A sore throat is just that. Some toddlers will identify it clearly, with a perfunctory “My throat hurts.” Others will complain of mouth pain, itching in the neck, or a spicy taste. Most will be fussy.
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Some sore throats are so mild that they cause little pain and eating and drinking are not affected. But other sore throats are severe, limiting the amount a toddler can eat or drink.
The most common cause of a sore throat in a toddler is infection. The infection may be caused by either a bacteria or a virus. Among bacteria, Group A beta-hetnolytic streptococcus (GABHS, more commonly known as strep throat) is the number one culprit.
GABHS is one particular type of streptococcal infection. Other types of strep can also be found in the mouth and throat, but they generally don’t cause illness.
Strep throat can cause any or all of the following: sore throat, swollen glands in the neck, fever, abdominal pain, nausea, vomiting, headache, and rash. The rash has a distinct appearance and texture, looking and feeling like fine red sandpaper. When a child has strep throat with the accompanying rash, the illness is called scarlet fever.
Many parents assume that a sore throat automatically means a strep infection. This is far from the truth. In fact, only 20 percent of sore throats are caused by GABHS. In other words, antibiotics are appropriate in only one out of every five cases of sore throat.
Viruses are much more likely to cause sore throat than are bacteria. Seasonal viruses that may result in a sore throat also tend to be associated with upper respiratory symptoms, such as runny nose, congestion, and cough. These viruses include the Cox-sackie virus.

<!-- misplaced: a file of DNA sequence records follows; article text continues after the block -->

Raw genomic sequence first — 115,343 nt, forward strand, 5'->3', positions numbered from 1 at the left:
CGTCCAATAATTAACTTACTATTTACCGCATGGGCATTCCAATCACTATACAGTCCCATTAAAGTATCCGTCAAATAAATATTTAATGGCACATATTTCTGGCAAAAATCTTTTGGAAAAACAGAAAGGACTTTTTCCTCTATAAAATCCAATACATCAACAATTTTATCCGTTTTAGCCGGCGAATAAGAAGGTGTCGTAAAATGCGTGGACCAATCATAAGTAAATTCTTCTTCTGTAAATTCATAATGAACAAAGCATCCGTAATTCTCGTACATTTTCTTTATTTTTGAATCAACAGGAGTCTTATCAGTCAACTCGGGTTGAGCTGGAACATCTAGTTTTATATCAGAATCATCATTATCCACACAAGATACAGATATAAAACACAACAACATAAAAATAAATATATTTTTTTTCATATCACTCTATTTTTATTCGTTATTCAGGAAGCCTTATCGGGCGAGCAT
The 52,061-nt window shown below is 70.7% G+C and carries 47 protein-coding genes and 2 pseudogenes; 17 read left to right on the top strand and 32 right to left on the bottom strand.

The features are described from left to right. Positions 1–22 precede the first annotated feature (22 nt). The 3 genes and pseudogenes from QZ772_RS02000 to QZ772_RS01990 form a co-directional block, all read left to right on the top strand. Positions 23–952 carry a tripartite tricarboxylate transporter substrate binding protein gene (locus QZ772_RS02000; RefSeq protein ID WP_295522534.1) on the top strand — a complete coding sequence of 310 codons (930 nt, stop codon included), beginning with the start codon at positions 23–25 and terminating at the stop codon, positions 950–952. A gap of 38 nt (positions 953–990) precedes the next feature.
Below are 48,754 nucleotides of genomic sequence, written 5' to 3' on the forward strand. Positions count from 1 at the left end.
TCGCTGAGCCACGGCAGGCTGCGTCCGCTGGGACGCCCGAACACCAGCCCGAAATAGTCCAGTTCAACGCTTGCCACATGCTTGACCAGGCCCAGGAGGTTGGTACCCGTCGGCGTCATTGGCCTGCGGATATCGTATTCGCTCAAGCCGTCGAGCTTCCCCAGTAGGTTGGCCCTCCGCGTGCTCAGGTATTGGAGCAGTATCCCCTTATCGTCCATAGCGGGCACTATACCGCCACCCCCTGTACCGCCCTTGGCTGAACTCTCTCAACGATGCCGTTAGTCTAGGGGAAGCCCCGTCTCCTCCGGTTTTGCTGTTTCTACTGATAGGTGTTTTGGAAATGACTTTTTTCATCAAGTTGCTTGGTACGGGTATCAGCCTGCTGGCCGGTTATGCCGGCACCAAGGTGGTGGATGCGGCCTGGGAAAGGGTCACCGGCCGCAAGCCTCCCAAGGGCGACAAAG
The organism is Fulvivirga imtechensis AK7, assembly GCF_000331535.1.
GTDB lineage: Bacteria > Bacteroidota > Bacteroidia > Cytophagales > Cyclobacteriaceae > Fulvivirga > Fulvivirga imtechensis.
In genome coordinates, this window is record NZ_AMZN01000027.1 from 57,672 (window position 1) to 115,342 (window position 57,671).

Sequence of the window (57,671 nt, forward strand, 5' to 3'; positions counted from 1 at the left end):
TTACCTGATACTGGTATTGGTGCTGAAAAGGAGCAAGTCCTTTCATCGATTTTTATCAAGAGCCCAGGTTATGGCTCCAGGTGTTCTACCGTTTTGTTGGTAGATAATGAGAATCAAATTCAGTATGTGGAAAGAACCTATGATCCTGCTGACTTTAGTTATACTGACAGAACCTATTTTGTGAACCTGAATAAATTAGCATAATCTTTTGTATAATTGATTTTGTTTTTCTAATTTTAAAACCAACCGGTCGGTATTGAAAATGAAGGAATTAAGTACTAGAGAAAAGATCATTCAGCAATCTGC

One form of Coxsackie causes the painful hand-foot-mouth disease, which has as its hallmark blistering of the hands, feet, and back of the throat. Another form of Coxsackie causes herpangina, with blisters and ulcers in the front half of the mouth. Fever is not uncommon in children with Coxsackie.
Epstein-Barr virus (also known as mononucleosis or mono) and cytomegalovirus (CMV) also cause a sore throat, along with swollen lymph nodes in the neck, fatigue, and usually headache. Adenovirus causes a sore throat and watery, red eyes.
It can be hard to tell when a bacterial infection is the cause of a sore throat and when a virus is to blame. In general, if your child has hoarseness, diarrhea, pinkeye, or blisters and sores in the front half of his mouth along with a sore throat, he probably has a virus. Strep throat rarely causes any of these symptoms.
A sore throat can be caused by things other than an infection. Injury to the throat happens when a sharp-edged piece of food (such as a tortilla chip) scrapes the tissue at the back of the mouth and down the esophagus. The pain will continue until the tissue heals, which can take a few days. Sometimes a foreign object (such as a fish bone) becomes lodged in the back of the throat. Discomfort will continue until it is swallowed or removed. Swallowing hot food also can cause local injury, and the pain will continue until the burn heals.
Postnasal drip is another source of a sore throat. When fluid drips from the nose down the back of the throat, it tickles and often generates a cough. The drip itself can be irritating, and the cough also can cause soreness.
Sore throats often result from dryness. In a particularly dry climate — including a household where there is dry heat running — it is not uncommon to feel pain at the back of the throat. Drinking liquids or running a humidifier usually helps. This type of sore throat also tends to get better with time: as the day goes on, the dryness typically resolves.